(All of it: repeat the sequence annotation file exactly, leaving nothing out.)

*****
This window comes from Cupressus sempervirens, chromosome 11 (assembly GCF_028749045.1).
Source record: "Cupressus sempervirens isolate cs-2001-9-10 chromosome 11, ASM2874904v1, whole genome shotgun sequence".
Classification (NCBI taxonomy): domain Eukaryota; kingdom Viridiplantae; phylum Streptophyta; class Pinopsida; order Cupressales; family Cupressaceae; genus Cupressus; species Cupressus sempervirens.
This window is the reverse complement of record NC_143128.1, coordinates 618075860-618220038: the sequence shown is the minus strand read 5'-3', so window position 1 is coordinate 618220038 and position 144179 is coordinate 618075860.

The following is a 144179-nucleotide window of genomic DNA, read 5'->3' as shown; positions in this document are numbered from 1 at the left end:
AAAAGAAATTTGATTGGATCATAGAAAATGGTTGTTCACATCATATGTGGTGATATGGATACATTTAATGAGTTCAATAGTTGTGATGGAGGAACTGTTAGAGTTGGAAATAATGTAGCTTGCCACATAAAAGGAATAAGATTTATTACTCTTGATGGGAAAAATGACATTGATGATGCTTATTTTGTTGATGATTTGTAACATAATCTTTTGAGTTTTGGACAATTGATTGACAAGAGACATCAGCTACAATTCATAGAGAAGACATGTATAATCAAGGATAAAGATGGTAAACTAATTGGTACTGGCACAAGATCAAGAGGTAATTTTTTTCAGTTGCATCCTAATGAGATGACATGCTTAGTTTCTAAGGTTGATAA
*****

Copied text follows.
This window comes from Cupressus sempervirens, chromosome 11 (assembly GCF_028749045.1).
Source record: "Cupressus sempervirens isolate cs-2001-9-10 chromosome 11, ASM2874904v1, whole genome shotgun sequence".
Classification (NCBI taxonomy): domain Eukaryota; kingdom Viridiplantae; phylum Streptophyta; class Pinopsida; order Cupressales; family Cupressaceae; genus Cupressus; species Cupressus sempervirens.
This window is the reverse complement of record NC_143128.1, coordinates 618075860-618220038: the sequence shown is the minus strand read 5'-3', so window position 1 is coordinate 618220038 and position 144179 is coordinate 618075860.

The following is a 144179-nucleotide window of genomic DNA, read 5'->3' as shown; positions in this document are numbered from 1 at the left end:
AAAAGAAATTTGATTGGATCATAGAAAATGGTTGTTCACATCATATGTGGTGATATGGATACATTTAATGAGTTCAATAGTTGTGATGGAGGAACTGTTAGAGTTGGAAATAATGTAGCTTGCCACATAAAAGGAATAAGATTTATTACTCTTGATGGGAAAAATGACATTGATGATGCTTATTTTGTTGATGATTTGTAACATAATCTTTTGAGTTTTGGACAATTGATTGACAAGAGACATCAGCTACAATTCATAGAGAAGACATGTATAATCAAGGATAAAGATGGTAAACTAATTGGTACTGGCACAAGATCAAGAGGTAATTTTTTTCAGTTGCATCCTAATGAGATGACATGCTTAGTTTCTAAGGTTGATAA